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Intergenerational transmission of maltreatment and psychopathology: the role of antenatal depression

  • D. T. Plant (a1), E. D. Barker (a2), C. S. Waters (a3), S. Pawlby (a1) and C. M. Pariante (a1)...

Abstract

Background

Maternal experience of childhood maltreatment and maternal antenatal depression are both associated with offspring childhood maltreatment and offspring adjustment problems. We have investigated the relative impact of maternal childhood maltreatment and exposure to depression in utero on offspring maltreatment and psychopathology.

Method

The sample included 125 families from the South London Child Development Study. A prospective longitudinal design was used. Data on maternal childhood maltreatment, maternal antenatal depression (36 weeks of pregnancy), offspring childhood maltreatment (age 11 years) and offspring adolescent antisocial behaviour and depression (ages 11 and 16 years) were obtained from parents and offspring through clinical interview.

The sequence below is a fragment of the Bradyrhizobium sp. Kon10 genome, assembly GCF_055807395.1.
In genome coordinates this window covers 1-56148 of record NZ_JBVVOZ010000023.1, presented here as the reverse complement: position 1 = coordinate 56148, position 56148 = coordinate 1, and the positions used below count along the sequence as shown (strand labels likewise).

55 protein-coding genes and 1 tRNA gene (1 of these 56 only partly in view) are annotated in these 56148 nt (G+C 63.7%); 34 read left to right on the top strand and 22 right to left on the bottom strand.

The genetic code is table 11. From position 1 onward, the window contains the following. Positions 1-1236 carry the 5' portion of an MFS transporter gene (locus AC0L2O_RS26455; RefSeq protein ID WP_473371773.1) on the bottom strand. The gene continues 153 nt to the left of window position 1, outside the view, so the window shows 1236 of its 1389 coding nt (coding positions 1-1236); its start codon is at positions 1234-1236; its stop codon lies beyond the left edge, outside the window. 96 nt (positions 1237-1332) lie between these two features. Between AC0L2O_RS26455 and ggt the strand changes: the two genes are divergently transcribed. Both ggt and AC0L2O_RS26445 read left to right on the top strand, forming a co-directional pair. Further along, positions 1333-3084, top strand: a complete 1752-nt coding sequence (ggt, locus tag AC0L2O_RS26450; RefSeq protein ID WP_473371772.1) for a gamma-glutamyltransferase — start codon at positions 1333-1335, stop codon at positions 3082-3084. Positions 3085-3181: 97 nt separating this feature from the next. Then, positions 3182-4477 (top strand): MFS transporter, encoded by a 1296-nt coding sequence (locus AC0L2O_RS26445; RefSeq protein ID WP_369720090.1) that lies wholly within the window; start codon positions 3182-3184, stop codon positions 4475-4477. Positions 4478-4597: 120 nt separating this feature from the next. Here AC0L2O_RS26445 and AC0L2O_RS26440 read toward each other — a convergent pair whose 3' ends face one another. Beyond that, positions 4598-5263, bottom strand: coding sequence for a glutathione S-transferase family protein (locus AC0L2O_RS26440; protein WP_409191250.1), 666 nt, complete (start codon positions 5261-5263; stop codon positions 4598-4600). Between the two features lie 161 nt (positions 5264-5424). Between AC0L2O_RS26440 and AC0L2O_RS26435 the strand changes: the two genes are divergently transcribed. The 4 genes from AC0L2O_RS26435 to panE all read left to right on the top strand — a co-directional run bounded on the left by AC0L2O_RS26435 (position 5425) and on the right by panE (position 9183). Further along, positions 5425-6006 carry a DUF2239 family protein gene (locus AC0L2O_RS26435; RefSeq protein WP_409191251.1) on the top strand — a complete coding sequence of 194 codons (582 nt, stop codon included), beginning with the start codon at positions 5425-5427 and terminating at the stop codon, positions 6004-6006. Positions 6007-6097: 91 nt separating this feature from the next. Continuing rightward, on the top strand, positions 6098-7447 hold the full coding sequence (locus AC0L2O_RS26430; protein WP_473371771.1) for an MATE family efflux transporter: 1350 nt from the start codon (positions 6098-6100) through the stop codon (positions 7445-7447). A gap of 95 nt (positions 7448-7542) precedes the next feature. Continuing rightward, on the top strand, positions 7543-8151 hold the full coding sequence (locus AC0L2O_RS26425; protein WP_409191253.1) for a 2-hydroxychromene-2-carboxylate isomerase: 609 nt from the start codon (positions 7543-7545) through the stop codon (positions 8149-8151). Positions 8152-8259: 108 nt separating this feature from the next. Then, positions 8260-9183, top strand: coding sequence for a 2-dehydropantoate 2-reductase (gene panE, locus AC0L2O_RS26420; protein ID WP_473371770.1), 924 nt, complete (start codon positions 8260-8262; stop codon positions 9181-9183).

Results

Mothers who experienced childhood maltreatment were significantly more likely to be depressed during pregnancy [odds ratio (OR) 10.00]. Offspring of mothers who experienced only childhood maltreatment or only antenatal depression were no more at risk of being maltreated or having psychopathology; however, offspring of mothers who experienced both maternal childhood maltreatment and antenatal depression were exposed to significantly greater levels of childhood maltreatment and exhibited significantly higher levels of adolescent antisocial behaviour compared with offspring not so exposed. Furthermore, maternal childhood maltreatment accounted for a significant proportion of the variance in offspring childhood maltreatment in only those offspring exposed to depression in utero.

Conclusions

Maternal childhood maltreatment and maternal antenatal depression are highly associated. The co-occurrence of both insults significantly increases the risk of offspring adversity. The antenatal period is an optimum period to identify vulnerable women and to provide interventions.

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Copyright

The online version of this article is published within an Open Access environment subject to the conditions of the Creative Commons Attribution-NonCommercial-ShareAlike licence .. The written permission of Cambridge University Press must be obtained for commercial re-use.

Corresponding author

*Address for correspondence: D. T. Plant, 2-059 James Black Centre, Institute of Psychiatry, King's College London, 125 Coldharbour Lane, London SE5 9NU, UK. (Email: dominic.plant@kcl.ac.uk)

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